Whenever you enter a room or pick up the phone or send a note you have the opportunity to set the stage.

These first few minutes of any encounter determine the mood for the entire interaction.

That means that if we walk through the door at home or our office with a complaint on our lips about traffic and a list of all the things we already feel behind on running through our head, we have set the stage for disconnection and negativity.

So unless the sky is really falling, walk through the door with your phone put away, a smile on your face and a funny or upbeat story ready to share and after a short two minutes you’ll have set the stage for more satisfying interactions.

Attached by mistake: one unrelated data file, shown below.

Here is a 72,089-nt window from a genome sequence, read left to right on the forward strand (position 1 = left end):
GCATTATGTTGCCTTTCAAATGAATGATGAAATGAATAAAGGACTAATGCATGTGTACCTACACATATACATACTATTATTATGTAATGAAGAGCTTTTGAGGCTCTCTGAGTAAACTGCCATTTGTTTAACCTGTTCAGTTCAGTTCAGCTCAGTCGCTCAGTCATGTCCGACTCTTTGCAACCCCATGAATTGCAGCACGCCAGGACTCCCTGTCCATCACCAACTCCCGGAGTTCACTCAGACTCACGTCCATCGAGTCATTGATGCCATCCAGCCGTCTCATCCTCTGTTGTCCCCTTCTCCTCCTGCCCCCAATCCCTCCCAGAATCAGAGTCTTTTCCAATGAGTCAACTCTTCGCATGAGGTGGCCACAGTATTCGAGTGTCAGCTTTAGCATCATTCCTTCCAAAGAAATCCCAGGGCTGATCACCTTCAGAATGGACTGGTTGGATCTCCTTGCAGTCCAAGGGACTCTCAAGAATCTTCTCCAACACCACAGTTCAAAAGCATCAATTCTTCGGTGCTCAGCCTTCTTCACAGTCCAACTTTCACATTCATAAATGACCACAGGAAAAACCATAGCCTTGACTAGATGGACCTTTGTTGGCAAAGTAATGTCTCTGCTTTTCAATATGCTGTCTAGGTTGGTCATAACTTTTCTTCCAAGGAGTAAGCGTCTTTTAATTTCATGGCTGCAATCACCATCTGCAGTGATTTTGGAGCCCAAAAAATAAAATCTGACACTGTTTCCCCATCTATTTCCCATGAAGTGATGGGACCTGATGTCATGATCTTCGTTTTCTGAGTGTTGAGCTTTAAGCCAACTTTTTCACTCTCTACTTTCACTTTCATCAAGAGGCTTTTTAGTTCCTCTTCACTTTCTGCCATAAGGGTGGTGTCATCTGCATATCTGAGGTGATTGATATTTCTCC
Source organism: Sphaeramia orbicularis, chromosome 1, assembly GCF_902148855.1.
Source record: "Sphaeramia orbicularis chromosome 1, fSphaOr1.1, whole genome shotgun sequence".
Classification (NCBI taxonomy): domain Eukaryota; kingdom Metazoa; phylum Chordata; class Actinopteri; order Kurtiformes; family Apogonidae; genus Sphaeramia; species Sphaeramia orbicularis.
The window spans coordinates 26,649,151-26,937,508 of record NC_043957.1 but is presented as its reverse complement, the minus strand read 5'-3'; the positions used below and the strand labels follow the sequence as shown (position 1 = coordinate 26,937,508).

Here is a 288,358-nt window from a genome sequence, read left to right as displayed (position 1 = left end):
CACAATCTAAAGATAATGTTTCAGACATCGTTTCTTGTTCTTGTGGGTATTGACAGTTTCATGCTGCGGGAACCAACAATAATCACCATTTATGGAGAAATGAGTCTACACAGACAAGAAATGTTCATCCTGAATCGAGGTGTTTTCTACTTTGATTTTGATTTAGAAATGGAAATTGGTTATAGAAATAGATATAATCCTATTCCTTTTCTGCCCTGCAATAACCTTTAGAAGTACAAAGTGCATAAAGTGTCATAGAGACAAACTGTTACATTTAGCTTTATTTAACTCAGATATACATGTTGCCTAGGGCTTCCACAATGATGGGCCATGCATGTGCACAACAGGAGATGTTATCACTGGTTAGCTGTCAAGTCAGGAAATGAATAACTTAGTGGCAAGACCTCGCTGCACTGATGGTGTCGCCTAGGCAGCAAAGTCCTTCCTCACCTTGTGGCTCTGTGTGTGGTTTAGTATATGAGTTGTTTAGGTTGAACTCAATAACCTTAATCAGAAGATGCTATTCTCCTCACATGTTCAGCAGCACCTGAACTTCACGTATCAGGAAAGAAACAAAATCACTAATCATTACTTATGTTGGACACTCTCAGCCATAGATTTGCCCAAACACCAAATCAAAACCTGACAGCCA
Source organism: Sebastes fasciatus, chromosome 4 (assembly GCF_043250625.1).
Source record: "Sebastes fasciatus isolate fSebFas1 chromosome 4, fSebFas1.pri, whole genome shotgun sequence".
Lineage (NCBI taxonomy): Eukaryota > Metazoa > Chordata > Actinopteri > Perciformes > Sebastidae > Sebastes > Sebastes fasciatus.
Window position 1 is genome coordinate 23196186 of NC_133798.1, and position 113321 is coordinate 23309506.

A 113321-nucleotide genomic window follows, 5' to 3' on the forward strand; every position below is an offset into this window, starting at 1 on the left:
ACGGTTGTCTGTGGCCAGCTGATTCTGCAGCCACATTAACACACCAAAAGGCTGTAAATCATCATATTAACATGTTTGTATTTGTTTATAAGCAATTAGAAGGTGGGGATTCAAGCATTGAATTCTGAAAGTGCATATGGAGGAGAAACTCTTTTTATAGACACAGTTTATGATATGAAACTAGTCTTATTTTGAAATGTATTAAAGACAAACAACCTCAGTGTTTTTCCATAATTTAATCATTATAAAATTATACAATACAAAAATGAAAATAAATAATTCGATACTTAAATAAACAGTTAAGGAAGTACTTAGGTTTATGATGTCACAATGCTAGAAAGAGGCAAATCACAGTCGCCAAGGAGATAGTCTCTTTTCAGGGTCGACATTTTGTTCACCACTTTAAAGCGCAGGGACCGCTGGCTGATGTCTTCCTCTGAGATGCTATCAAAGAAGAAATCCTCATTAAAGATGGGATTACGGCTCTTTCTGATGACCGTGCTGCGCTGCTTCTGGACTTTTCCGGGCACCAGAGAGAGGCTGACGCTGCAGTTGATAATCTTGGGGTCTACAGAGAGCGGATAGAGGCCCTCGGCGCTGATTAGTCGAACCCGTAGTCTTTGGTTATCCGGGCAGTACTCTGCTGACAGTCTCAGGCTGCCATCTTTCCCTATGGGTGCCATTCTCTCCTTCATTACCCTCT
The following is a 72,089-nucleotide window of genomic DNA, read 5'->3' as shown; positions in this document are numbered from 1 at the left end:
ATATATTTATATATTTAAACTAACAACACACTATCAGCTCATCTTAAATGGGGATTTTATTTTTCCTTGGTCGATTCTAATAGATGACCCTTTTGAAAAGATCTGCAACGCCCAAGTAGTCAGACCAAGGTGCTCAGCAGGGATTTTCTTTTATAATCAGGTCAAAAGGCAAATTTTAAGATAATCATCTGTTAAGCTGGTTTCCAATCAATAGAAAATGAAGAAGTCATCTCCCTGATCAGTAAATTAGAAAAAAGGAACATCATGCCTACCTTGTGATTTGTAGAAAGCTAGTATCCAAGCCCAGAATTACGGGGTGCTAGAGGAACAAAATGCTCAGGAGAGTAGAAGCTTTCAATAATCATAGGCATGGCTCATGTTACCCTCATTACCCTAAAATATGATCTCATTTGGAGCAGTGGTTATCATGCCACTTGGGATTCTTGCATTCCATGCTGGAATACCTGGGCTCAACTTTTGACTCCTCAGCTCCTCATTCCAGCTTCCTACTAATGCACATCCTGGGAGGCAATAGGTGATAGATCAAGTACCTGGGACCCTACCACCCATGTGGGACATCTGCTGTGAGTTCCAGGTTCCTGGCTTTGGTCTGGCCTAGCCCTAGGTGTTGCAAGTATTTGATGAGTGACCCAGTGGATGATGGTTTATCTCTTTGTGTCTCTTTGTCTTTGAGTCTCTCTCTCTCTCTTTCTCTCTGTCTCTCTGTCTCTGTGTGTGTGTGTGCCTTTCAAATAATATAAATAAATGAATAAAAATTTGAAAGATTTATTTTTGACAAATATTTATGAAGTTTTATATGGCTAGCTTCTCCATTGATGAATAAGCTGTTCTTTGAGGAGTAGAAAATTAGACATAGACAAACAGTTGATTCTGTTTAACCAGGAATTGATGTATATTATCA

4. Find and capitalize on “improbable moments of grace.”

I love the idea of spotting “improbable moments of grace,” a phrase coined by Anne Lamont. 

When someone shares something positive, get excited.  Follow up with questions or ask them to recount the event so you can both relive the moment and the good feeling.

And if there is nothing obviously good to celebrate, find an improbable moment of grace (your hair didn’t frizz in the rain, you were listening to an awesome pod cast so didn’t mind hitting every red light, the wet phone in the rice trick actually worked… you get the idea) and share it with whomever you are with because positivity is infectious and relationship changing.

Bonus: Research shows that focusing on the positive for just 10 seconds helps your brain see the upside faster.

Three cheers for knowing that finding the positive gets easier and easier over time.

Categories: SouperPower